Scouting has been integral in developing the skills of youth and adults for over 100 years. It is a worldwide Movement with more than 40 million Scouts participating in the most successful youth organisation. In Queensland more than 15,000 boys, girls and adults participate in the fun of Scouts. Scouting encourages diversity and inclusion – it’s truly education for life!
Scouts provides young Aussies aged 5 to 25 with fun and challenging opportunities to grow through adventure. Scouts is the largest youth movement in the nation and the world. The purpose of the Scout Movement is to encourage the physical, intellectual, emotional, social and spiritual development of young people so that they take a constructive place in society as responsible citizens and as members of their local, national and international communities. Scouts become inspiring and resilient leaders.
Scouting is definitely fun, and it also prepares young people for life in the adult world by teaching responsibility for their own actions and progress. These achievements lay a solid foundation for the success of our future Australian leaders. But don’t tell the kids they’re learning… they think they’re just having fun! No matter the age of the participant, Scouts provides fun and exciting programs that promote active learning. Whether the young boys and girls are canoeing, camping, visiting museums or helping their local community, the activity is sure to teach them about themselves and the world around them.
Scouts challenge their minds as well as their bodies. Not everyone looks for the outdoor buzz all the time, so Scouts have challenging activities linked with the internet and amateur radio, performance arts such as singing, dancing, and acting and awards linked to citizenship, community service and personal spiritual development.
Scouting makes a direct and positive impact on the community by teaching positive values and leadership skills to youth. Every year, Scouts and their Leaders contribute thousands of volunteer hours to their local communities. Sharing time with the aged in the local community, helping with Clean Up Australia Day, Harmony Day and Earth Hour are just a few examples of the commitment Scouts make to their communities.
We encourage the integration of children with special needs – physical and mental disabilities or medical conditions – into regular Scout Groups. Our Scout Groups have a vast and welcoming community of varying faiths and cultures. Scouting really is for everyone!
There are over 40 million Scouts across the world – joining Scouts Queensland connects you to them all. International opportunities include joining the Jamboree on the Air (JOTA), Jamboree on the Internet (JOTI), making a Pen-Pal, attending a World Jamboree or a World Scout Association event.
Scouting achieves its Aim through a system of progressive self education, known as the Scout Method, the principal elements of which are:
In 1907 Robert Baden-Powell ran the first Scout camp at Brownsea Island off the South Coast of England.
Both Baden-Powell and the boys who attended agreed the camp had been successful. This is considered the beginning of Scouting.
The following year his book Scouting for Boys was published and proved a great success, being reprinted 10 times in only two years. Scout Troops sprang up around Britain, and by 1922 a world Scouting organization had been established. Scouting had already spread to Australia, New Zealand and India in 1908.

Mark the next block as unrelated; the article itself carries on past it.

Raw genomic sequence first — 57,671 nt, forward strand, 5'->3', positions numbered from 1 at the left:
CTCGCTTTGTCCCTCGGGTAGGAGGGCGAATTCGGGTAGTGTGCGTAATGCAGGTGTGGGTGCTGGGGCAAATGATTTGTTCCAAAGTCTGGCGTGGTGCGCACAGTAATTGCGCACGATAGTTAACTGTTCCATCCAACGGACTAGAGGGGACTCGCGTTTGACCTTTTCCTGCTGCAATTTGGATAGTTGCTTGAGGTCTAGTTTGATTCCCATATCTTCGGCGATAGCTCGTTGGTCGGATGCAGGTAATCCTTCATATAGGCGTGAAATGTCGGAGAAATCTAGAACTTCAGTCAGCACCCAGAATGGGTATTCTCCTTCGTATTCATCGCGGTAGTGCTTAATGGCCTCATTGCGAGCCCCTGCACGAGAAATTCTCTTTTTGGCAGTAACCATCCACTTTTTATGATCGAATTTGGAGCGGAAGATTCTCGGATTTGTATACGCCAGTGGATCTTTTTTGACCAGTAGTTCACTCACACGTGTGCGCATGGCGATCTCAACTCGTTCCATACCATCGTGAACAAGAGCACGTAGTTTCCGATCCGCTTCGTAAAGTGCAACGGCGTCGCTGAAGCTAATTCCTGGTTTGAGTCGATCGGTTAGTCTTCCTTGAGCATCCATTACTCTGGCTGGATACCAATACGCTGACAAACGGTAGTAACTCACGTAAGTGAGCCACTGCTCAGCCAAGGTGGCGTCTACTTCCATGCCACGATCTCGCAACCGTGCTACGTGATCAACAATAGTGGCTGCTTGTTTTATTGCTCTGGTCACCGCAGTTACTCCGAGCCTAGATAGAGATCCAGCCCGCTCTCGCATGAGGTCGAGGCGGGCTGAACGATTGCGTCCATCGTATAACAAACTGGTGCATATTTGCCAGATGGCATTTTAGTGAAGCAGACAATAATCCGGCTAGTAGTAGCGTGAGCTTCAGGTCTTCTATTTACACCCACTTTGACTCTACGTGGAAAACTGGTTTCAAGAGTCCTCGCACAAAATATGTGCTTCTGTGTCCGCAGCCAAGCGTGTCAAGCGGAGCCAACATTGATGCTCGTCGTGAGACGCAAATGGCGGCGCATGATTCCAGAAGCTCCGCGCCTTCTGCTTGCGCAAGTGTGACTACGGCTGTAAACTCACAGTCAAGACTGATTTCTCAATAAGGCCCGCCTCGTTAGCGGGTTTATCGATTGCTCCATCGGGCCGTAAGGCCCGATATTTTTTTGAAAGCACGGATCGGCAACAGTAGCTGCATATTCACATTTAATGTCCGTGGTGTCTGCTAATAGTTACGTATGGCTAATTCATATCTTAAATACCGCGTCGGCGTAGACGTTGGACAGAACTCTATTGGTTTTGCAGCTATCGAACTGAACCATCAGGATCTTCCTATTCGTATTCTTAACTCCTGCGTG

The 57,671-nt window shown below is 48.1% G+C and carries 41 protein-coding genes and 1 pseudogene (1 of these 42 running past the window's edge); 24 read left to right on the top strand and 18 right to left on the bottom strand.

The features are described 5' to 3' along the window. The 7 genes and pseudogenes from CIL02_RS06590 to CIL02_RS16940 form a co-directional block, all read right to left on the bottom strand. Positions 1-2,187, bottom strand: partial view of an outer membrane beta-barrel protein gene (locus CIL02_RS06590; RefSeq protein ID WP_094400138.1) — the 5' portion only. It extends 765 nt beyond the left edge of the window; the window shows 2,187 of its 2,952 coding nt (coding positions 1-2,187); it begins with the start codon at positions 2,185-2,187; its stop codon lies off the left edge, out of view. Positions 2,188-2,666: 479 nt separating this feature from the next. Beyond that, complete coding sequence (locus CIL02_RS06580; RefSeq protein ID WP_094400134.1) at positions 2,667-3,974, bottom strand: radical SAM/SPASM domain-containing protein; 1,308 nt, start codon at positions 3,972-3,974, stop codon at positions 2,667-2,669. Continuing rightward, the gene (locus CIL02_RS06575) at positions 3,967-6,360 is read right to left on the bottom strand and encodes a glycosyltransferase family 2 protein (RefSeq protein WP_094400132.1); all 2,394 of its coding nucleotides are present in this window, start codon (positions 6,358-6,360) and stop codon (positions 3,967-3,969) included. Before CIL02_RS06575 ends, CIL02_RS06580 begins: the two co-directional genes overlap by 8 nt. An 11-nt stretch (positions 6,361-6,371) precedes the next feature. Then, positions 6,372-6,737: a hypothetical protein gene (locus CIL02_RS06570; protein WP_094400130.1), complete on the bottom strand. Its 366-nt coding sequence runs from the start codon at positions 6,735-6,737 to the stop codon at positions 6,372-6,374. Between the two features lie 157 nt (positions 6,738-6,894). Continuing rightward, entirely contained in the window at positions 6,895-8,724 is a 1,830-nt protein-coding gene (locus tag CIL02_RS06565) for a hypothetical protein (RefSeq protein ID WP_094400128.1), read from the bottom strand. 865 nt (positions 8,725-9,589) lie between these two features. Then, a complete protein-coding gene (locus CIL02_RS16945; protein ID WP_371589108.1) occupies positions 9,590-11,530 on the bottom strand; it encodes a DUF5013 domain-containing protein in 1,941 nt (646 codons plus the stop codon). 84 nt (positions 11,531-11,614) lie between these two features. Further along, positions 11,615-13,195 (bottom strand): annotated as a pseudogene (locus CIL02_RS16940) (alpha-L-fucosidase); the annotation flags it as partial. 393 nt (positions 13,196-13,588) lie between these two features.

Throughout the years Scouting has become the world's largest youth organization, with Scouts in hundreds of countries worldwide. Each Scout becomes a member of a worldwide family spread over many languages and races.
Baden-Powell insisted that education should be fun and this idea is the basis of the Scouting movement. His system allows youth members to learn how to improve themselves and help society, while having fun and making friends. Scouts have the option of deciding what they want to learn and how fast they learn it, have goals to work towards and obtain recognition for their efforts. As the Scout progresses through the sections they can also develop leadership skills which may help them in the future.
Scouting admitted girls and young women to its Venturer Scout and Rover Scout Sections in 1973 and its Cub Scout and Scout Sections in 1988. The Joey Scout Section commenced on 1 July 1990 and is open to boys and girls.
The first Scout Group on the Mountain was formed in 1933. One of the first Scout Dens was a hollow tree on Geissman Drive, near Doughty Park.
The Group ran for several years until the leaders were called to war in 1941.
Scouts started again in 1962 and by then there was a small shed on the land at Geissman Drive in which to meet. The Leaders, Derek and Robin Lawton, were transferred away from the area in 1966 and again the Scout Group came to a halt.
The 1980s saw the Group re-ignited once again by locals who saw the need. Among these was Denis Drysdale who became the first warranted Leader at that time. After a few years of meeting in various places, including a cream shed and then the Guide Hall on Yuulong Street, the Council offered the Scout Group a space at Geissman Oval and a building on Main Street that was marked for demolition. It was moved to Geissman Oval where it stands today. More local residents got behind the Scouting movement by forming a parent's committee and others by training to become leaders. Scouts thrived until 2004 when the group closed once again.
After several years of seeking local interest, especially by Paul Lyons, a previous Tamborine Mountain Scout Leader, the Scout Group on the Mountain has been re-formed. On the 2nd of June 2016, the official investiture of the Group by Queensland Branch Leaders was performed.
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The views expressed in this website are not necessarily those of Scouts Australia.